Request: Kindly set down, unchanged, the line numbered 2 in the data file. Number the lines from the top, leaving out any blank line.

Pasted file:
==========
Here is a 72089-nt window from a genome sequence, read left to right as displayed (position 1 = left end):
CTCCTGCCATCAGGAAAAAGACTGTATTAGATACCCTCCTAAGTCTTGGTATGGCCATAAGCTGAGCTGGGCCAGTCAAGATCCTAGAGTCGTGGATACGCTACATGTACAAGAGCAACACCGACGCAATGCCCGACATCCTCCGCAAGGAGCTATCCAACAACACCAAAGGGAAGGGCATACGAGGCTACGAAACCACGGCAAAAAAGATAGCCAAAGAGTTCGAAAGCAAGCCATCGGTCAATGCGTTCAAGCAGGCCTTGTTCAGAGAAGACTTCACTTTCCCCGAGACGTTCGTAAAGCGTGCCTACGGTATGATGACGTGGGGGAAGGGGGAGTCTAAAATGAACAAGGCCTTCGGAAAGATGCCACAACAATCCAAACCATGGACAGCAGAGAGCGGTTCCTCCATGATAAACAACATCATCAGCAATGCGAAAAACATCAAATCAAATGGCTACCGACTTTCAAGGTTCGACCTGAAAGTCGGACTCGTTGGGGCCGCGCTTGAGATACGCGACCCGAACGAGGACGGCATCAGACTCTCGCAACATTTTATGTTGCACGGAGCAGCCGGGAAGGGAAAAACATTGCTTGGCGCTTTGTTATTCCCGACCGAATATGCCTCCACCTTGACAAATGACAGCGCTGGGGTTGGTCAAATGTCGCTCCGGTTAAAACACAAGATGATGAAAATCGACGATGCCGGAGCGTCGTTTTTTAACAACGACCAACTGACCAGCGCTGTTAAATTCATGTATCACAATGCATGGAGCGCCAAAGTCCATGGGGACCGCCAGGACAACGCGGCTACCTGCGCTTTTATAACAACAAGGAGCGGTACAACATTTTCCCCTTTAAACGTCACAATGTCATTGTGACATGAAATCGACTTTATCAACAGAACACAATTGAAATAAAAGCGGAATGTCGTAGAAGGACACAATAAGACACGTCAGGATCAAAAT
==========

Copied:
CTCCTGCCATCAGGAAAAAGACTGTATTAGATACCCTCCTAAGTCTTGGTATGGCCATAAGCTGAGCTGGGCCAGTCAAGATCCTAGAGTCGTGGATACGCTACATGTACAAGAGCAACACCGACGCAATGCCCGACATCCTCCGCAAGGAGCTATCCAACAACACCAAAGGGAAGGGCATACGAGGCTACGAAACCACGGCAAAAAAGATAGCCAAAGAGTTCGAAAGCAAGCCATCGGTCAATGCGTTCAAGCAGGCCTTGTTCAGAGAAGACTTCACTTTCCCCGAGACGTTCGTAAAGCGTGCCTACGGTATGATGACGTGGGGGAAGGGGGAGTCTAAAATGAACAAGGCCTTCGGAAAGATGCCACAACAATCCAAACCATGGACAGCAGAGAGCGGTTCCTCCATGATAAACAACATCATCAGCAATGCGAAAAACATCAAATCAAATGGCTACCGACTTTCAAGGTTCGACCTGAAAGTCGGACTCGTTGGGGCCGCGCTTGAGATACGCGACCCGAACGAGGACGGCATCAGACTCTCGCAACATTTTATGTTGCACGGAGCAGCCGGGAAGGGAAAAACATTGCTTGGCGCTTTGTTATTCCCGACCGAATATGCCTCCACCTTGACAAATGACAGCGCTGGGGTTGGTCAAATGTCGCTCCGGTTAAAACACAAGATGATGAAAATCGACGATGCCGGAGCGTCGTTTTTTAACAACGACCAACTGACCAGCGCTGTTAAATTCATGTATCACAATGCATGGAGCGCCAAAGTCCATGGGGACCGCCAGGACAACGCGGCTACCTGCGCTTTTATAACAACAAGGAGCGGTACAACATTTTCCCCTTTAAACGTCACAATGTCATTGTGACATGAAATCGACTTTATCAACAGAACACAATTGAAATAAAAGCGGAATGTCGTAGAAGGACACAATAAGACACGTCAGGATCAAAAT